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Hawaii: Lots to see at newly expanded Papahanaumokuakea national monument, but good luck trying to get there

Hawaii: Lots to see at newly expanded Papahanaumokuakea national monument, but good luck trying to get there
Marine biologists recently discovered a new species of butterflyfish in the deep waters of the reefs of the newly expanded Papahanaumokuakea Marine National Monument. (Greg McFall / NOAA)

Tiny Midway Atoll northwest of Hawaii may indeed be what a tour operator describes as a "magical" destination, but the chances of travelers getting there anytime soon are pretty slim.

It's part of the unpronounceable Papahanaumokuakea Marine National Monument, which President Obama expanded Aug. 26 to create the largest protected place on Earth. At 582,578 miles, the national monument made up of a few little islands and the Pacific Ocean covers an area larger than California, Montana and Texas combined.

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Laysan albatrosses nest outside former military barracks on Midway's Sand Island.
Laysan albatrosses nest outside former military barracks on Midway's Sand Island. (Mark Grantham)

The atoll's coastal waters are home to abundant and sometimes rare wildlife. For example, a new species of butterflyfish was recently discovered there.

And if you want to visit? Well, it's complicated.

Galapagos Travel based in Aptos, Calif., used to provide charter flights from Honolulu (about 1,300 miles away) to Midway for seven-day adventures. Future tours are on hold due to budget cuts by the federal government.

Endangered Hawaiian monk seals live in the protected waters of the Papahanaumokuakea Marine National Monument.
Endangered Hawaiian monk seals live in the protected waters of the Papahanaumokuakea Marine National Monument. (Mark Grantham)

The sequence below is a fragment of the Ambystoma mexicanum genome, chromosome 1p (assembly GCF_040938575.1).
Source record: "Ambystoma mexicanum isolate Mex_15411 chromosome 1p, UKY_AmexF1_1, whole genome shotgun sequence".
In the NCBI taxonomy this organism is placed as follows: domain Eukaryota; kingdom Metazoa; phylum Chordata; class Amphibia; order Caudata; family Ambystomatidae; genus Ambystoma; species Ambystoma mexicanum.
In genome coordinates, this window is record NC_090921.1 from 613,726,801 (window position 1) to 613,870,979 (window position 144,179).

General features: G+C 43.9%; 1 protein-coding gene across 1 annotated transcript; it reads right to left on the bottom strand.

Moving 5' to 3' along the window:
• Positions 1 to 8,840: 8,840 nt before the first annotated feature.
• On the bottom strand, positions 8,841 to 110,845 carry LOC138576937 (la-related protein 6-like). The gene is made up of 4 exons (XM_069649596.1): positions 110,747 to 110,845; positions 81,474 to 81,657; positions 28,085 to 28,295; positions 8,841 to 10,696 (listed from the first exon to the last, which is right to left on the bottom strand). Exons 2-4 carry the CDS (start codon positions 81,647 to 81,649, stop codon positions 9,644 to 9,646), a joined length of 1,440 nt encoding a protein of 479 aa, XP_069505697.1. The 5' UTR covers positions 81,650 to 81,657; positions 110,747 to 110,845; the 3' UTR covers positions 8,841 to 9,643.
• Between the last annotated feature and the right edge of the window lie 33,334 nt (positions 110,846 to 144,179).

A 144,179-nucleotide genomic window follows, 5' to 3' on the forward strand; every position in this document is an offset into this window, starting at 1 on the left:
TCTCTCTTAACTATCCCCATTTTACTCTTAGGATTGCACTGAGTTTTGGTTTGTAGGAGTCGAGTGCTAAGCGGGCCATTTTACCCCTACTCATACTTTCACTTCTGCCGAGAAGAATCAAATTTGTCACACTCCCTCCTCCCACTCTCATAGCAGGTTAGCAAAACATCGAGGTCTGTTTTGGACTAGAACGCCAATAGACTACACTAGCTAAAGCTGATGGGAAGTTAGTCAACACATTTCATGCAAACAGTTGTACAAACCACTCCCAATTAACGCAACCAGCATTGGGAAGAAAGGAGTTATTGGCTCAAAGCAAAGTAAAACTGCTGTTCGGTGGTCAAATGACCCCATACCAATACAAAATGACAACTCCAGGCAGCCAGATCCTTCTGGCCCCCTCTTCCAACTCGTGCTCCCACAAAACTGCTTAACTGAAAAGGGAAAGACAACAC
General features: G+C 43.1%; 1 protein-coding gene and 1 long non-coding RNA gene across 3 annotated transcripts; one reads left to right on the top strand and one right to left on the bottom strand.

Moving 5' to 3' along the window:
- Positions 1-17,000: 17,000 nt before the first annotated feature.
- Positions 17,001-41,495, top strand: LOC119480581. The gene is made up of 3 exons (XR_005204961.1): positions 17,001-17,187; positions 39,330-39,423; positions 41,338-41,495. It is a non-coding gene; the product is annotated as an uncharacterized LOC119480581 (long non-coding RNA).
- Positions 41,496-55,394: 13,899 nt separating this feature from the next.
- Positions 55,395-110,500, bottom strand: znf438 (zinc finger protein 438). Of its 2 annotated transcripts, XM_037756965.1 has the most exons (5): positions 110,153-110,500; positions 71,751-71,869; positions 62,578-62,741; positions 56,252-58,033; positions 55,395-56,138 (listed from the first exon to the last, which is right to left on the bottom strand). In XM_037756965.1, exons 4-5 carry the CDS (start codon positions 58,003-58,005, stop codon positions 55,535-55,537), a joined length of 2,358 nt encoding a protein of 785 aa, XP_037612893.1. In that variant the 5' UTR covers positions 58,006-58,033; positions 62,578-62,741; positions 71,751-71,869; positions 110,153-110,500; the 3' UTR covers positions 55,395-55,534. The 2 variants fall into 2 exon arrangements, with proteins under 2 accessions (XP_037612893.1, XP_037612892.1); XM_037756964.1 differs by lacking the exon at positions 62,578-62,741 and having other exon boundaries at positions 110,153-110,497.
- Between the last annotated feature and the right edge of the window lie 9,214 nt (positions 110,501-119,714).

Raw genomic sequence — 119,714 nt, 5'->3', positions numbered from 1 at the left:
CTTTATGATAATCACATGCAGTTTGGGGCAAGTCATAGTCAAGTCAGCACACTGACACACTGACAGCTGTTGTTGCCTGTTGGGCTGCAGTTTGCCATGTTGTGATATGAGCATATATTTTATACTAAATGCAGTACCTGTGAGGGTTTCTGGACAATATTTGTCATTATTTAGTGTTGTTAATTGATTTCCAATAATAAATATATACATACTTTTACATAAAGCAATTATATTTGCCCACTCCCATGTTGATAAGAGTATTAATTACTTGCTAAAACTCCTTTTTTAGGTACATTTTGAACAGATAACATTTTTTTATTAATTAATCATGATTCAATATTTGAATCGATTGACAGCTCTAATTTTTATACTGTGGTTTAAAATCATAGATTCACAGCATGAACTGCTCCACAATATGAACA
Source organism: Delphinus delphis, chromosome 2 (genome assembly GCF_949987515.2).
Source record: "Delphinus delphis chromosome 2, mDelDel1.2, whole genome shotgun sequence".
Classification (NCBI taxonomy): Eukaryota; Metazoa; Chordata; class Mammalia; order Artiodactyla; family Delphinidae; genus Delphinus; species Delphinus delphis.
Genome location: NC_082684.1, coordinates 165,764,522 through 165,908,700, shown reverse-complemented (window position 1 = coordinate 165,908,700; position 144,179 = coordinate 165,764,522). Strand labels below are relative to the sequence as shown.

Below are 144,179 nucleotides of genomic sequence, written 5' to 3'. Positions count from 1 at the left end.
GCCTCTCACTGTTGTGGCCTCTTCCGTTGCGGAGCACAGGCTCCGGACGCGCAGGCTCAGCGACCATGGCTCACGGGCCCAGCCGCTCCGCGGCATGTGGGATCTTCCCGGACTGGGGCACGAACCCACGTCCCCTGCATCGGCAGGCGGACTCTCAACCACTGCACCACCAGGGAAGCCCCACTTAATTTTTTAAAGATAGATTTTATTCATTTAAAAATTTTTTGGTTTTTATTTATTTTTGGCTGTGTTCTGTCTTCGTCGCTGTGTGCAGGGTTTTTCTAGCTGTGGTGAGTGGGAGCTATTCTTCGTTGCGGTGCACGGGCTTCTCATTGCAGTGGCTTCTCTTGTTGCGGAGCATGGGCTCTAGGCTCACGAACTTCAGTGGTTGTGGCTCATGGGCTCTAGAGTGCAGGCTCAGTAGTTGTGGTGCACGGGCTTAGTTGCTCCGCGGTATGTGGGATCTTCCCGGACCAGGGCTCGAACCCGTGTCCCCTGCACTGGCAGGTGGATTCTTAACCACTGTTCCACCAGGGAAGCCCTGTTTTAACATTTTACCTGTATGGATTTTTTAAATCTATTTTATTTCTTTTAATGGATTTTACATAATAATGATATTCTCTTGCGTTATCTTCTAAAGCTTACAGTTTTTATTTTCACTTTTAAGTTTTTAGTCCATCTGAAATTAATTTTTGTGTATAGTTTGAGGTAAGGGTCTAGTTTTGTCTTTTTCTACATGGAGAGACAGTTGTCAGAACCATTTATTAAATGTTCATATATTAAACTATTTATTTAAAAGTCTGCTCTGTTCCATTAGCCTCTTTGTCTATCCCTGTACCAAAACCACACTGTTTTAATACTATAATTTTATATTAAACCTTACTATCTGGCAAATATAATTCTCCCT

"It's the only refuge [the U.S. Fish & Wildlife Service] manages that has overnight accommodations," Galapagos Travel owner Mark Grantham says.

"It's very nicely refurbished military barracks … turned into suites," he continues. But it's now closed.

The Midway Atoll National Wildlife Refuge is a bird-watcher’s paradise, full of rare and endangered species. The refuge also includes the Battle of Midway National Memorial, which commemorates the decisive World War II victory for the Allies in 1942.

Three varieties of albatross appear on Midway Atoll. More than 3 million seabirds live in the bird-watchers' paradise about 1,300 miles from Honolulu, but access to the wildlife refuge and marine sanctuary are severely restricted.
Three varieties of albatross appear on Midway Atoll. More than 3 million seabirds live in the bird-watchers' paradise about 1,300 miles from Honolulu, but access to the wildlife refuge and marine sanctuary are severely restricted. (Mark Grantham)

With visitor programs suspended, volunteering may be one way for travelers to see the islands.

Various opportunities on obscure outposts like the Kure Atoll Seabird Sanctuary and Laysan and Tern islands are occasionally available on the monument's website.

For projects on the Midway Atoll, travel dates are determined by the schedule for supply planes to fly out from Honolulu. Grantham will travel to the atoll in December to help with the annual albatross count. Due to flight schedules, he'll be there for three weeks. That, he says, is a blessing.

"It's the most magical wildlife place I've ever been," he said.

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